Re: Using the Debian open use logo to distinguish DFSG-compatible licenses
Evan Prodromou <email@example.com>
> You're free to think what you like, but if you're going to make
> derogatory public remarks, intellectual integrity requires that you
> provide evidence for your opinions.
Well, that same integrity would require that you provide evidence
for your essay's claims, so you have no call upon it. Nevertheless:
The essay accuses readers of not looking at the evidence, but see
how little evidence *it* references. When evidence is mentioned,
it seems very questionable. For example, summarising free content as
'a few dozen software manuals and Gnome themes in 2001'
smells bad to me: there was enough free content around when I first
knew what I was looking for (=after my copyright warning) in '97-98
to produce half-decent magazines (and not about Gnome themes!).
It didn't seem that hard to find material, but the licences were
more fragmented and each needed reading. I feel the amount of
free content has increased only a little faster than general net
take-up, but I could be wrong, so I await evidence with interest.
'It's clear that by providing some "stepping stones" to Free
content, CC has made a comfortable path for creators to follow.'
Isn't a correlation with time or other factors far too obvious
to call your suggested causal link clear? How many CC-by licensors
previously used another CC licence? How many CC-nc licensors are
ex-CC-nd ones? If you have that evidence, why isn't it there?
'The technical issues with CC licences are being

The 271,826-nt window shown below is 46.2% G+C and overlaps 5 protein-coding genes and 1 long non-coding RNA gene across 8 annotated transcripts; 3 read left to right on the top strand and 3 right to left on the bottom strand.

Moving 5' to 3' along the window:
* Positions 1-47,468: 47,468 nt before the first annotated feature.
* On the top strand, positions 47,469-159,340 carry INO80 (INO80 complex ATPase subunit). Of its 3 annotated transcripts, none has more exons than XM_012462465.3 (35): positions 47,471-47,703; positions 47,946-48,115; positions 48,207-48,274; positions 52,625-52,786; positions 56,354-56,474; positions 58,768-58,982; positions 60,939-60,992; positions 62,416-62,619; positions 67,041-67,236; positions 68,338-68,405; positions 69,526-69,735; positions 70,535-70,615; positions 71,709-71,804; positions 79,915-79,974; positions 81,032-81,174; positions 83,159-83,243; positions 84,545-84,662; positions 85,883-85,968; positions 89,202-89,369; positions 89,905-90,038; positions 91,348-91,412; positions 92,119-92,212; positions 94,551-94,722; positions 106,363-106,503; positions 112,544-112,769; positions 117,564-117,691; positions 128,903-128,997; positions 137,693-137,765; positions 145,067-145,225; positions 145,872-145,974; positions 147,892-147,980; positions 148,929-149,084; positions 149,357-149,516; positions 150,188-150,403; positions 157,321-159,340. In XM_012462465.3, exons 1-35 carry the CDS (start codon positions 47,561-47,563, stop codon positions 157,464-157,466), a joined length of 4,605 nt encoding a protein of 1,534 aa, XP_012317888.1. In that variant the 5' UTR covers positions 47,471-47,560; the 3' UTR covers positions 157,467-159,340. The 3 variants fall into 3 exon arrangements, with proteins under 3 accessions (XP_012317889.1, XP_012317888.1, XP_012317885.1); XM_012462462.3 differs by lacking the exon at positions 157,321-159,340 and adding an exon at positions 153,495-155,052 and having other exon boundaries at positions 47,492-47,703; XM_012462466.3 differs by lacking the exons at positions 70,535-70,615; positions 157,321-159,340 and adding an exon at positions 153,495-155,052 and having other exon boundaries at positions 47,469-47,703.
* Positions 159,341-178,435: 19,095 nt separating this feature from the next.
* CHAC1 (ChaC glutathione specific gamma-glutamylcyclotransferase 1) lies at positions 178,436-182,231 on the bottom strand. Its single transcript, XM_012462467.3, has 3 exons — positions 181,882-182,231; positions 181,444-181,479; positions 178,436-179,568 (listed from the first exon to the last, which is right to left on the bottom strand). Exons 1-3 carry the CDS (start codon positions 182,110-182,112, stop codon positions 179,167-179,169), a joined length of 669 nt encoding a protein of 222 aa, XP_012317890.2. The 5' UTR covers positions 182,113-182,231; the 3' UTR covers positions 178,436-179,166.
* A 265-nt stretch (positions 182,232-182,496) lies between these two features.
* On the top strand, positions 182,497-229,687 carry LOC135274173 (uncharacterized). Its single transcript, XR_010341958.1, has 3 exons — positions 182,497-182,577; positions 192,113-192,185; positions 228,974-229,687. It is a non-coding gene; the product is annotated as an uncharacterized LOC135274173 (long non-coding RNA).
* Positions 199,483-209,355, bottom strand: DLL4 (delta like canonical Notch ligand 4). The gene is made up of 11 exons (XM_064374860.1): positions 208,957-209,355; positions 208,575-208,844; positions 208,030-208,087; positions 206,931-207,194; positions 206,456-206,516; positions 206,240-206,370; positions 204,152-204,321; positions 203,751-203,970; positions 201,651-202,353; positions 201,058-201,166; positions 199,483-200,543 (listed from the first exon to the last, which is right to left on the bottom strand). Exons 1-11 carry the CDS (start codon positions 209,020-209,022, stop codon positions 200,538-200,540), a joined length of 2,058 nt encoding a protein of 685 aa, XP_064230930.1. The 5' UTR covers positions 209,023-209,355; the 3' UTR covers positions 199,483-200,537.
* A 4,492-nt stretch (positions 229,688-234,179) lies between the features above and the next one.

addressed in the upcoming CC 3.0 licence suite'
should wait until everyone comments when CC 3.0 actually hits the
wire as a public draft. We hope they are, but what do we know?
(especially given the debian-cc is a man down since its start)
And so on. The essay often reminded me of the proofs listed in
http://www.math.utah.edu/~cherk/mathjokes.html in some ways. Sorry.
> [...] The license that a work is available under is a large factor in
> whether or not a work can be included in Debian. Choosing the right
> license doesn't ensure that a work will be included, but choosing the
> wrong license ensures that it will not.
Almost every licence is different, even if only in small details.
Just as one can screw up a usually-OK licence with a dumb addition,
one can tidy up a usually-not-OK one with an extra permission.
I doubt that a "debian-friendly" labelling scheme for *licences*
will do anything besides make more confusion and divisions, but
good luck in trying.
> I hope that works out for you. Please let me know when you get that
> program off the ground, and I'll contact the developers of my favourite
> apps to encourage them to join in.
I guess you didn't want to answer the question of whether the same
labelling scheme could work for both. I feel it's a shame you
resorted to an unmarked edit to indicate that.
So be it,
Laux nur mia opinio: vidu http://people.debian.org/~mjr/
Bv sekvu http://www.uk.debian.org/MailingLists/#codeofconduct